SIRVA claims are filed mostly by adults and have bogged down the system, Joseph Hunt, a lawyer at Alston & Bird, said in a letter in support of Trump’s policy.

“In the year following the addition of SIRVA to the Table, 156 fewer cases were adjudicated than in the previous year,” Hunt wrote. His letter didn’t address axing the section of the table that streamlines the addition of new vaccines to the program.

Walgreens, the National Association of Chain Drug Stores, and the Biotechnology Innovation Organization were among the many supporting Biden’s decision to delay the rule, arguing it is at odds with the National Childhood Vaccine Injury Act.

A History of Resistance

“There’s a history of HHS opposing expanding compensation and expanding the vaccine tables,” said Wendy Mariner, a professor from Boston University who studied the vaccine injury compensation program. “They were opposed to the whole program in the first place and were fearful that it would make people think vaccines weren’t safe.”

Federal officials also worried it would cost too much, Mariner said. Compensation awards have spiked after new vaccines were added, most recently in 2017. But the spikes quickly receded, and last fiscal year, payments declined to the lowest level since 2012, according to trust fund data.

So far the government has paid $4.2 billion to vaccine injury petitioners since 1989, according to Health Resources & Services Administration data.

The number of claims, though, rose 60% from 2015 to 2019, mostly due to seasonal flu vaccine petitions, the HHS said in its FY 2021 budget request.

“During the same period, administrative funding has increased by only 23 percent from $7.5 million to $9.2 million,” the agency wrote.

As of March, 4,139 cases are active within the program, according to Gentry.

Could Become Routine

There’s no evidence Covid-19 vaccines are riskier than others. But the introduction of any widespread vaccine invariably means more chances for injury.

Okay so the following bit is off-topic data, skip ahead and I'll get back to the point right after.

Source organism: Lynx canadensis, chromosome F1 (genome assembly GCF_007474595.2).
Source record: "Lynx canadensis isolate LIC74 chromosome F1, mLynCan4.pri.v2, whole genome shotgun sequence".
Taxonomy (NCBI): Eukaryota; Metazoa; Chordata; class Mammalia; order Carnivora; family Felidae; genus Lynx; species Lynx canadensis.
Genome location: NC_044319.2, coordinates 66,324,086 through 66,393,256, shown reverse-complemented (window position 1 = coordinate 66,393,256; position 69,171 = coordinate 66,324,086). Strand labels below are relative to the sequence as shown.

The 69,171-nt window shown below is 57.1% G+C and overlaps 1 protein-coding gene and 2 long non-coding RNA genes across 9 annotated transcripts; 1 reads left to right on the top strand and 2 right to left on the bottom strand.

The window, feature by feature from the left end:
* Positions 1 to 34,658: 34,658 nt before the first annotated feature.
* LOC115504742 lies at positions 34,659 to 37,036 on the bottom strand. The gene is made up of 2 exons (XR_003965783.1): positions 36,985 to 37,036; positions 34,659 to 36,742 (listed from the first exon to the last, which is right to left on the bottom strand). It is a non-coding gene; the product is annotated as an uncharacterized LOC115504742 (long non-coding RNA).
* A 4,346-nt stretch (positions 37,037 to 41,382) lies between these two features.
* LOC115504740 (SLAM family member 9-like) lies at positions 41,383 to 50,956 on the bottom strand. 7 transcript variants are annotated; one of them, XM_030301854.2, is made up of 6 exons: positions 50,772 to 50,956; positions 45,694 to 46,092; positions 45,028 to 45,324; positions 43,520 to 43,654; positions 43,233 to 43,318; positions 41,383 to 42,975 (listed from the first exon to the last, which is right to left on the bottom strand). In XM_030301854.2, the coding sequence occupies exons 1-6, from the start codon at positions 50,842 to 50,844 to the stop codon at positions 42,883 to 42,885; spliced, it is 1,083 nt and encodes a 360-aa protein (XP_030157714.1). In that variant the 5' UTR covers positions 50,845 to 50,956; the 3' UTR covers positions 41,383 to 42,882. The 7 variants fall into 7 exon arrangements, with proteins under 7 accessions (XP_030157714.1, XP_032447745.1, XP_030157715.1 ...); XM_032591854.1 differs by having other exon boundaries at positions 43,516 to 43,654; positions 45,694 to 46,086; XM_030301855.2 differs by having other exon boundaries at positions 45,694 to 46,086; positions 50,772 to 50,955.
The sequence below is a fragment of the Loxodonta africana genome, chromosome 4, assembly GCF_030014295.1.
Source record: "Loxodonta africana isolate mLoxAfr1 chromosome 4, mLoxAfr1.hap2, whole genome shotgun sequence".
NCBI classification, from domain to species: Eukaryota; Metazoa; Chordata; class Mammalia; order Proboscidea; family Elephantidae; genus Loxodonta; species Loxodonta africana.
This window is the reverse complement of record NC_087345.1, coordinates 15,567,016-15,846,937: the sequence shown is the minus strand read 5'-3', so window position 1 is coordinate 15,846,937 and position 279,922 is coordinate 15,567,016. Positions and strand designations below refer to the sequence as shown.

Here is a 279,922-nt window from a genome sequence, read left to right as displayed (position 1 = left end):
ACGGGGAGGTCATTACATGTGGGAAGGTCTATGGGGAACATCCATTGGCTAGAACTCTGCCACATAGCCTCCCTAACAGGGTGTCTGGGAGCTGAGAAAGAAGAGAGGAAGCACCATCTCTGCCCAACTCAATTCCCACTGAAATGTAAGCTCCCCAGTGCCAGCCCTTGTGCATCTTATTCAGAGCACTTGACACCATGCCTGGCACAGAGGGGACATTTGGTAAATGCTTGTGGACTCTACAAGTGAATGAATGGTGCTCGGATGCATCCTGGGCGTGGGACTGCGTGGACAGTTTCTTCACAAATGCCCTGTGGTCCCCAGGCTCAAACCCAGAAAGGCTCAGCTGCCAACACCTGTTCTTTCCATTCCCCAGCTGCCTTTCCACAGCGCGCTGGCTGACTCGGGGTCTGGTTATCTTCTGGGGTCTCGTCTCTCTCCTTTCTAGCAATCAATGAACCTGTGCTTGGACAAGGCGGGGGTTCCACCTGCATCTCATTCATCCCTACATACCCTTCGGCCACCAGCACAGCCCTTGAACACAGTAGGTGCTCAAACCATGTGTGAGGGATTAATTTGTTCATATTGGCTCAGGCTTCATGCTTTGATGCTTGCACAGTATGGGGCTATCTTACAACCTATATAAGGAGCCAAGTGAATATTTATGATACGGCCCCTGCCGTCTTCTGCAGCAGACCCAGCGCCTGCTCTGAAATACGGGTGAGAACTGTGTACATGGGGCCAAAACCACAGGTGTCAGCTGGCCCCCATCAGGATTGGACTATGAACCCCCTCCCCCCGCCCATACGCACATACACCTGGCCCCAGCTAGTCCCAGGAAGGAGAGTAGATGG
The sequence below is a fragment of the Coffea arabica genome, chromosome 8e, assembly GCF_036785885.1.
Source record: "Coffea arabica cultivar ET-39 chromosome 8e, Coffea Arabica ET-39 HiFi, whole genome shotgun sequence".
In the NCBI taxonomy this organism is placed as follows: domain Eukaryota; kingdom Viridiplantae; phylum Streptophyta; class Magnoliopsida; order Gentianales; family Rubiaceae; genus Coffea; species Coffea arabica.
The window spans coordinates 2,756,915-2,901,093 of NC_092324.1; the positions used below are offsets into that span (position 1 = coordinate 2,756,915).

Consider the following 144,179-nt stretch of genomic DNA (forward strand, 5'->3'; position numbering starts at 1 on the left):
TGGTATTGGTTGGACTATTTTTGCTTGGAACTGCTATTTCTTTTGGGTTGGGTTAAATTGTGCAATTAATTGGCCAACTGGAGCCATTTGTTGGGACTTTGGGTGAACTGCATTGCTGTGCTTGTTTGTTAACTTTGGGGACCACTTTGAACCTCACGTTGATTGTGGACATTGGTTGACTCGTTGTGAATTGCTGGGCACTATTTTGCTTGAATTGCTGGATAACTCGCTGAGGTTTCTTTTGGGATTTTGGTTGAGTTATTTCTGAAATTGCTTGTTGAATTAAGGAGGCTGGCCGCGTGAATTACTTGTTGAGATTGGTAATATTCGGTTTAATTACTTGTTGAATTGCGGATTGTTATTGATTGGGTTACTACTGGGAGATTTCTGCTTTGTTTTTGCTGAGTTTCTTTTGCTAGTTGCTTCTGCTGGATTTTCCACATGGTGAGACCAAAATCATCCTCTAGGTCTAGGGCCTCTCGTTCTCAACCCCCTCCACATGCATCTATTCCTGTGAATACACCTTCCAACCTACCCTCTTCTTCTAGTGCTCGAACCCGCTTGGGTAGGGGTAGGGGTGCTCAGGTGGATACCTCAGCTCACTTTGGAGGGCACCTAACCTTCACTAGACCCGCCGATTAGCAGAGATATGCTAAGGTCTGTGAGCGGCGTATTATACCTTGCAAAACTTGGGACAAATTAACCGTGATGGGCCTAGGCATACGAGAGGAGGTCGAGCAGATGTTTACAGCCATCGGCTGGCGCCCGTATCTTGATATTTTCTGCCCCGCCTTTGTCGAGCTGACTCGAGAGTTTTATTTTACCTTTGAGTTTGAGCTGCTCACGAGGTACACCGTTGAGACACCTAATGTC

“People are going to have reactions. There are going to be injuries,” said Chris Webb, shareholder and attorney at Black McLaren Jones Ryland & Griffee PC. And word would quickly get around if there was no way to get compensation, which would make people “worried about getting vaccinated” even more reluctant.

Many scientists expect Covid-19 to stick around even after most Americans are vaccinated, like the flu. Vaccine injury lawyers expect Covid-19 shots to be added to the table eventually because they could be recommended for routine administration in children.

Companies are already testing booster shots to battle SARS-CoV-2 mutations and are testing shots in kids 12 and up. Results for booster shot trials will take a few months.

Results for vaccine efficacy trials in kids will take even longer and won’t be finished in time for the beginning of the next school year, according to Anthony Fauci, director of the U.S. National Institute of Allergy and Infectious Diseases.

“We think it’s highly likely the Covid-19 vaccine will get put on the table. It’s a matter of how long it takes,” Gentry said.

Vaccine injury lawyers are preparing for an onslaught of new cases should that happen.

“It’d be nice to think that that’s not going to be the case. But it’s a nasty, weird virus, so we have to plan for it. We’d be foolhardy not to,” Maglio said.

To contact the reporters on this story: Jacquie Lee in Washington at jlee1@bloomberglaw.com; Ian Lopez in Washington at ilopez@bloomberglaw.com

To contact the editors responsible for this story: Fawn Johnson at fjohnson@bloombergindustry.com; Bernie Kohn at bkohn@bloomberglaw.com; Karl Hardy at khardy@bloomberglaw.com